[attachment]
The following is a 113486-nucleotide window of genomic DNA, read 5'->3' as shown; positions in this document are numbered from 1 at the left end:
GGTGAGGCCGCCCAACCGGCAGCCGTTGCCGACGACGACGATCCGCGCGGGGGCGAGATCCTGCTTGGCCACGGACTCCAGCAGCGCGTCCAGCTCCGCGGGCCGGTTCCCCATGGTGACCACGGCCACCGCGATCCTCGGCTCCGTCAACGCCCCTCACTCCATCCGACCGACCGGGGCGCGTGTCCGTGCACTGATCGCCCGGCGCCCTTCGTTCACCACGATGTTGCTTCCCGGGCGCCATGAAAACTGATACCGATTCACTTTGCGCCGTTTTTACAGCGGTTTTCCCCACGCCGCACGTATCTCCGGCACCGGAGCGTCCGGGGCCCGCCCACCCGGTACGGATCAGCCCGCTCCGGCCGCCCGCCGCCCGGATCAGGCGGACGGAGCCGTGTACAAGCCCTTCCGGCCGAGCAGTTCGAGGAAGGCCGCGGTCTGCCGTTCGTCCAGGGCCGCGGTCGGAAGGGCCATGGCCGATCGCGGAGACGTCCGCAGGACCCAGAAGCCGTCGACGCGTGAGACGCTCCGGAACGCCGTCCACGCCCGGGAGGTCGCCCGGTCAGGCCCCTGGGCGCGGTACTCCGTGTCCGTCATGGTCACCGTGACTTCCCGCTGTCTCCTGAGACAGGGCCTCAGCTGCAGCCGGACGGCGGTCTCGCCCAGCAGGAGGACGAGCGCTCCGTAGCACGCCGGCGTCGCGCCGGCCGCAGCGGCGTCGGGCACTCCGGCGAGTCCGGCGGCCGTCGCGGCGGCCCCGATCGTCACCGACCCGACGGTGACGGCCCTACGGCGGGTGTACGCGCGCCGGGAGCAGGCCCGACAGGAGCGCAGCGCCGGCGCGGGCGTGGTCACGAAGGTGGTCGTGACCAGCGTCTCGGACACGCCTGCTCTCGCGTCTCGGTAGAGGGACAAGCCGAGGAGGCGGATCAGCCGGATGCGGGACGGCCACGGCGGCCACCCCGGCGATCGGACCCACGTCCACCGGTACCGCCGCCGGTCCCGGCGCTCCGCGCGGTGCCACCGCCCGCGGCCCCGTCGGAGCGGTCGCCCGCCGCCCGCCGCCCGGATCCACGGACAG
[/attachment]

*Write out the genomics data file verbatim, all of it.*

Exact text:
The following is a 113486-nucleotide window of genomic DNA, read 5'->3' as shown; positions in this document are numbered from 1 at the left end:
GGTGAGGCCGCCCAACCGGCAGCCGTTGCCGACGACGACGATCCGCGCGGGGGCGAGATCCTGCTTGGCCACGGACTCCAGCAGCGCGTCCAGCTCCGCGGGCCGGTTCCCCATGGTGACCACGGCCACCGCGATCCTCGGCTCCGTCAACGCCCCTCACTCCATCCGACCGACCGGGGCGCGTGTCCGTGCACTGATCGCCCGGCGCCCTTCGTTCACCACGATGTTGCTTCCCGGGCGCCATGAAAACTGATACCGATTCACTTTGCGCCGTTTTTACAGCGGTTTTCCCCACGCCGCACGTATCTCCGGCACCGGAGCGTCCGGGGCCCGCCCACCCGGTACGGATCAGCCCGCTCCGGCCGCCCGCCGCCCGGATCAGGCGGACGGAGCCGTGTACAAGCCCTTCCGGCCGAGCAGTTCGAGGAAGGCCGCGGTCTGCCGTTCGTCCAGGGCCGCGGTCGGAAGGGCCATGGCCGATCGCGGAGACGTCCGCAGGACCCAGAAGCCGTCGACGCGTGAGACGCTCCGGAACGCCGTCCACGCCCGGGAGGTCGCCCGGTCAGGCCCCTGGGCGCGGTACTCCGTGTCCGTCATGGTCACCGTGACTTCCCGCTGTCTCCTGAGACAGGGCCTCAGCTGCAGCCGGACGGCGGTCTCGCCCAGCAGGAGGACGAGCGCTCCGTAGCACGCCGGCGTCGCGCCGGCCGCAGCGGCGTCGGGCACTCCGGCGAGTCCGGCGGCCGTCGCGGCGGCCCCGATCGTCACCGACCCGACGGTGACGGCCCTACGGCGGGTGTACGCGCGCCGGGAGCAGGCCCGACAGGAGCGCAGCGCCGGCGCGGGCGTGGTCACGAAGGTGGTCGTGACCAGCGTCTCGGACACGCCTGCTCTCGCGTCTCGGTAGAGGGACAAGCCGAGGAGGCGGATCAGCCGGATGCGGGACGGCCACGGCGGCCACCCCGGCGATCGGACCCACGTCCACCGGTACCGCCGCCGGTCCCGGCGCTCCGCGCGGTGCCACCGCCCGCGGCCCCGTCGGAGCGGTCGCCCGCCGCCCGCCGCCCGGATCCACGGACAG